Crystals, the Goddess or Kim Jong-il

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«You have a particular definition of god which i think is not normative.»
—rabiz

Richard Dawkins, a fundamentalist atheist and author, has a new book out called The God Delusion. It looks at religion as a social phenomenon and makes some predictions and admonishments about our attachment to what is patently irrational. Sadly, Dawkins was in town a few weeks ago and I missed him. I would have enjoyed going to his reading.

While this book is not on the top of my current reading list, even though I’m a fan of Dawkins’ work, I do enjoy reading the reviews of it. It’s the lazy way to feel smart!

From one such review on Uncertain Principles comes this bit of insight:

«The modern versions of the “ontological argument” for God may be awfully intricate, but they’re not really any worse than the loopholes in experimental tests of Bell’s theorem (in fact, divine intervention is probably about as credible an explanation of the results as some of the proposed loopholes). Ridiculous and complicated as they may seem, those are the arguments that need to be addressed, in the same way that a new Bell’s theorem experiment would need to deal with the faintly absurd loopholes that remain in the existing experiments.»

It’s a sad, sick world in which we, as a culture, still need to debunk a priori arguments (i.e. the pure-reason logic constructs referred to as “ontological arguments” made by Olde Timey authors like Decartes).
Why do I have to waste my time explaning why the crap in your head is irrelvant to the mechanical nature of the universe?
Just because you can’t “imagine a being greater than which no greater can be conceived” only proves your cognative limitations and suggests limitations on all human thinking. And if you accept the limits of human cognative ability, you might find a priori arguments as a class of persuasion even less cogent.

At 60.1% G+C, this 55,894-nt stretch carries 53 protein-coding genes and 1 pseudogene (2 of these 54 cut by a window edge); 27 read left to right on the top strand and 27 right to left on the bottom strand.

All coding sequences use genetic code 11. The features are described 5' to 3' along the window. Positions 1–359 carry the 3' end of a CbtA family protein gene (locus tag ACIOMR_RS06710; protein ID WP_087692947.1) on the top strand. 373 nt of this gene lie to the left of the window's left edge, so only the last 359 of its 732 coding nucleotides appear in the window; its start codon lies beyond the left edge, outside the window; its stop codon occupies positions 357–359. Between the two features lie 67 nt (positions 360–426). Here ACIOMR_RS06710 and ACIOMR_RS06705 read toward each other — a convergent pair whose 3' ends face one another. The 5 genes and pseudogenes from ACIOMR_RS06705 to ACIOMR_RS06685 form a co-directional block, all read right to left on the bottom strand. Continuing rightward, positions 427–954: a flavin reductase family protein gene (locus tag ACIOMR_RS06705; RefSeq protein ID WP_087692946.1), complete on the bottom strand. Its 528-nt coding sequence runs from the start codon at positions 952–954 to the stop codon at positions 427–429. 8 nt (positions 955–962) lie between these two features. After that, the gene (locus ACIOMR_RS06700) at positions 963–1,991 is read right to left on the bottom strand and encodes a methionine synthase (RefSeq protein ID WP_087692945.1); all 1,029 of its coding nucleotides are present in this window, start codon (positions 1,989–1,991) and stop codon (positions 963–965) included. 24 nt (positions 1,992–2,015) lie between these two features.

Like Vegas, what happens in your head, stays in your head.

Looking at some of the “classical onotological arguments” for God, I shudder at the utter remoteness of them. They explain nothing. They predict nothing. The do not expand our understanding of life, the universe and everything. They move civilization forward not one jot. Cavemen learning to beat each other about the head with giant sloth bones was, as an achievement for the species, more productive.

Interestingly, one of the comments on that review points to a more philosophical rebuke of Dawkins:

«Again, not to harp on the point, but Dawkins’ citations suggest that if children aren’t indoctrinated into their parents’ religion they will amost certainly accept some other superstition. In this case Dawkins seems to be assuming a naive sense of free well, as well as a tabula rasa conception of human nature. Among atheists there is an old joke that all children are born godless, but eventually indoctrinated into believing in gods. But science is science, and the works that Dawkins references in the first half of his book produce a great deal of evidence that children are ‘natural theists.’ So a child is not turned into a Christian or Muslim from the state of non-theism, but rather inculcated in a specific set of beliefs slotted on top of their innate religious sensibilities.»

What’s fascinating to me (and points to my own general dullness), is the idea of studying religion as a natural and social property of humans. Stripped of its emotional baggage, religion is an enormously important social activity that merits full scientific investigation. The mythology of religion, of course, does not.

I’ll have to pick up Breaking the Spell one of these days.